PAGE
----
First and Last

First  and Last Time

Saying: “There’s a first time for everything.” One of those those corny sayings that we heard as a child that often had little meaning or relevance at the moment we heard them. I remember hearing them from my grandparents from time to time and smile at the wisdom they were trying to impart in a simple saying or quote. They would probably be surprised that I remember the quote or that I even remember them or the lasting impact they had on my life. My mother’s mother had a little saying that she would utter from time to time and I have never heard it the way she said it any where else: “Nothing beats a can’t like a try.”

I feel fairly safe in saying that my grandchildren will not carry those types of feelings toward me into their adult years or later life. They just weren’t that exposed to me and I have had little impact on them. Maybe that’s a good thing.

One such saying that we hear today is “There is a first time for everything.” That can infer many images in our life and few would argue that it is a very accurate assessment of life’s experiences. You probably can remember a long lists of firsts.

There was that first puppy, first bicycle, first day of school, first date, etc. Thinking about firsts tends to make me look ahead and wonder what will be the next first. Maybe we reach a point where here will be no more firsts but that seems unlikely. It may be the first trip to the hospital, the first surgery, or the first day in the nursing home but those don’t exactly do much to cheer me up. That first Tarpon on a fly rod would go a long way to making me smile! That’s something to look forward to.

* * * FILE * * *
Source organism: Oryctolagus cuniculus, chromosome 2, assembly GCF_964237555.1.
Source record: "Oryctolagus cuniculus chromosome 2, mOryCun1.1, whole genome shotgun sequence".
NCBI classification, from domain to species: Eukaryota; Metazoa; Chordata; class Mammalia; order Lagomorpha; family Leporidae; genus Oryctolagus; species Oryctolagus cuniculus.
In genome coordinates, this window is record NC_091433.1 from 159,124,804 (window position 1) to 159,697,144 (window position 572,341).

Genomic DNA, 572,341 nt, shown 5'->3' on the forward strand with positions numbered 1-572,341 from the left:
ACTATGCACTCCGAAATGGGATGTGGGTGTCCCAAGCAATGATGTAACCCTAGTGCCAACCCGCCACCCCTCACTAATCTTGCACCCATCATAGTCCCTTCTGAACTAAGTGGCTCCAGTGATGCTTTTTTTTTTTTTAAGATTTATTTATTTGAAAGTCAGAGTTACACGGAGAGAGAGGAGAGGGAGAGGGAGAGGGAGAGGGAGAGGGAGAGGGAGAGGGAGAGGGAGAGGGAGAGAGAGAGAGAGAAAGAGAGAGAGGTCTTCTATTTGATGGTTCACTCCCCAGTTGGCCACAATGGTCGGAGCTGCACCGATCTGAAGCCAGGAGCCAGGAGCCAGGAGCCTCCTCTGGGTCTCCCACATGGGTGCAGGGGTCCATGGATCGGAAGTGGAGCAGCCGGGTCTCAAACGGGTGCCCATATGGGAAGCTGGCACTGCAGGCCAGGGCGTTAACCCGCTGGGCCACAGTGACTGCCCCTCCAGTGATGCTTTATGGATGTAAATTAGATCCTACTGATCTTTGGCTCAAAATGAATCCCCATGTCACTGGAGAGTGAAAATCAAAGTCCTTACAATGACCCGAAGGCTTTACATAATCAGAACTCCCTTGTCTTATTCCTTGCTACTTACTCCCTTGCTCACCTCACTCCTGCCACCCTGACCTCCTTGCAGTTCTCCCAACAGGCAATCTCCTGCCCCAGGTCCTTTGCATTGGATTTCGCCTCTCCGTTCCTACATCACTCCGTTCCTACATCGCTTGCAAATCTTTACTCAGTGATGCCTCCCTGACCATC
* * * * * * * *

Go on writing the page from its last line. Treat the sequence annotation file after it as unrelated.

As we get older we start realizing that there is also a last time for everything, too. We will say sometimes, “I can’t remember the last time I did such and such.” Or, went some place, or spoke to someone. Maybe the last time for some things is not a memorable as the first time because we are not aware that it is to be the last time. It just works out that way.

I remember the last time I saw my mother’s father, my grandfather. I was leaving for school in California and went in to say goodbye as he lay on his sick bed following a stroke. I said, “I’ll be seeing you soon.” He replied, “I’m not sure you will, son.” He died a few days later. I was in my apartment on the corner of Carlton Ave. between Hollywood and Sunset Blvd. in Hollywood, CA. when I got the news and I went out on the back steps and cried. That wasn’t the first time nor the last.

I remember the last time I spoke to my father, also on his sick bed in the Medical Center. I said good night and went home and got a call a few hours later. He had died. I had seen him alive for the last time. The same with my mother. “Go home and get some rest. I’ll be fine. You can come get me when they release me tomorrow.” Tomorrow never came for her.

We look forward to the firsts, usually, and also to some of the lasts, too. The last tooth being filled, the last chemo, the last day of school, the last day on the job might be some examples. Many religious people look forward to the last days and the return of Christ for His followers.

Those are often things we see coming and look forward to as much as a first. I used to try to play golf. Try to play is about the best description I can give of my golf experience. I did not make a conscious decision to stop playing but I did stop and there was a last time but I can’t recall when that was. Like many things, the last time happened and I did not know it.

When was the last time you told that person how much they mean to you? How much you love them? How much you respect them? You may have already seen them for the last time and don’t yet know it!

And, one thing about last times: they don’t always have to be. As long as we are alive and the other person is alive, you have the chance to make a new last time.